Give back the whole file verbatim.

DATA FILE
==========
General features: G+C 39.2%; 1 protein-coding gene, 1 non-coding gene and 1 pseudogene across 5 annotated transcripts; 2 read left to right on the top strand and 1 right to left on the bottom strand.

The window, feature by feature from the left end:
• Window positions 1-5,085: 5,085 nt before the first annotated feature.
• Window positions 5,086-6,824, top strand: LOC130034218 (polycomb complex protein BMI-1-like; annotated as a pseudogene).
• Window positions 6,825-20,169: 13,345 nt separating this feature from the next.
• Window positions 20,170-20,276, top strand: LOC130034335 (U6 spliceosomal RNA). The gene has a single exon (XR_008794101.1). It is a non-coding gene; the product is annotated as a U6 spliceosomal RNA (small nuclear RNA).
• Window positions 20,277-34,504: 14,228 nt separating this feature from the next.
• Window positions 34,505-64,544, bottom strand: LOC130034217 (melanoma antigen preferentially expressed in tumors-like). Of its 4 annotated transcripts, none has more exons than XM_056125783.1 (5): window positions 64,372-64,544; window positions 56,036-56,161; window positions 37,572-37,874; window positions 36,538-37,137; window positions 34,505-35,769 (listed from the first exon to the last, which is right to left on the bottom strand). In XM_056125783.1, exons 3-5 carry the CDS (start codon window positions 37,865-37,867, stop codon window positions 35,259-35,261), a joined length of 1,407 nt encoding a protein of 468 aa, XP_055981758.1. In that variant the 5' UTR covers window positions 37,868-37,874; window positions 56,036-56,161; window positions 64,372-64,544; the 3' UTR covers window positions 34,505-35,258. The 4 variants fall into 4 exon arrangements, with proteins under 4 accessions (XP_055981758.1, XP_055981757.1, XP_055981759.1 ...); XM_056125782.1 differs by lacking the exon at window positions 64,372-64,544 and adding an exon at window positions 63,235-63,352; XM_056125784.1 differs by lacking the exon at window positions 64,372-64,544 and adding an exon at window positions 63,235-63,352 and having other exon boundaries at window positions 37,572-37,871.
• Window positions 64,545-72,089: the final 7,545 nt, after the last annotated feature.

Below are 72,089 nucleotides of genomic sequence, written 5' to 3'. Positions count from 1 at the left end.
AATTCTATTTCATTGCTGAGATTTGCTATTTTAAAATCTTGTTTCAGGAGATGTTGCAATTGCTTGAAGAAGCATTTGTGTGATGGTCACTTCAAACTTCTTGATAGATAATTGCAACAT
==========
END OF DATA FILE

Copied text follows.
General features: G+C 39.2%; 1 protein-coding gene, 1 non-coding gene and 1 pseudogene across 5 annotated transcripts; 2 read left to right on the top strand and 1 right to left on the bottom strand.

The window, feature by feature from the left end:
• Window positions 1-5,085: 5,085 nt before the first annotated feature.
• Window positions 5,086-6,824, top strand: LOC130034218 (polycomb complex protein BMI-1-like; annotated as a pseudogene).
• Window positions 6,825-20,169: 13,345 nt separating this feature from the next.
• Window positions 20,170-20,276, top strand: LOC130034335 (U6 spliceosomal RNA). The gene has a single exon (XR_008794101.1). It is a non-coding gene; the product is annotated as a U6 spliceosomal RNA (small nuclear RNA).
• Window positions 20,277-34,504: 14,228 nt separating this feature from the next.
• Window positions 34,505-64,544, bottom strand: LOC130034217 (melanoma antigen preferentially expressed in tumors-like). Of its 4 annotated transcripts, none has more exons than XM_056125783.1 (5): window positions 64,372-64,544; window positions 56,036-56,161; window positions 37,572-37,874; window positions 36,538-37,137; window positions 34,505-35,769 (listed from the first exon to the last, which is right to left on the bottom strand). In XM_056125783.1, exons 3-5 carry the CDS (start codon window positions 37,865-37,867, stop codon window positions 35,259-35,261), a joined length of 1,407 nt encoding a protein of 468 aa, XP_055981758.1. In that variant the 5' UTR covers window positions 37,868-37,874; window positions 56,036-56,161; window positions 64,372-64,544; the 3' UTR covers window positions 34,505-35,258. The 4 variants fall into 4 exon arrangements, with proteins under 4 accessions (XP_055981758.1, XP_055981757.1, XP_055981759.1 ...); XM_056125782.1 differs by lacking the exon at window positions 64,372-64,544 and adding an exon at window positions 63,235-63,352; XM_056125784.1 differs by lacking the exon at window positions 64,372-64,544 and adding an exon at window positions 63,235-63,352 and having other exon boundaries at window positions 37,572-37,871.
• Window positions 64,545-72,089: the final 7,545 nt, after the last annotated feature.

Below are 72,089 nucleotides of genomic sequence, written 5' to 3'. Positions count from 1 at the left end.
AATTCTATTTCATTGCTGAGATTTGCTATTTTAAAATCTTGTTTCAGGAGATGTTGCAATTGCTTGAAGAAGCATTTGTGTGATGGTCACTTCAAACTTCTTGATAGATAATTGCAACAT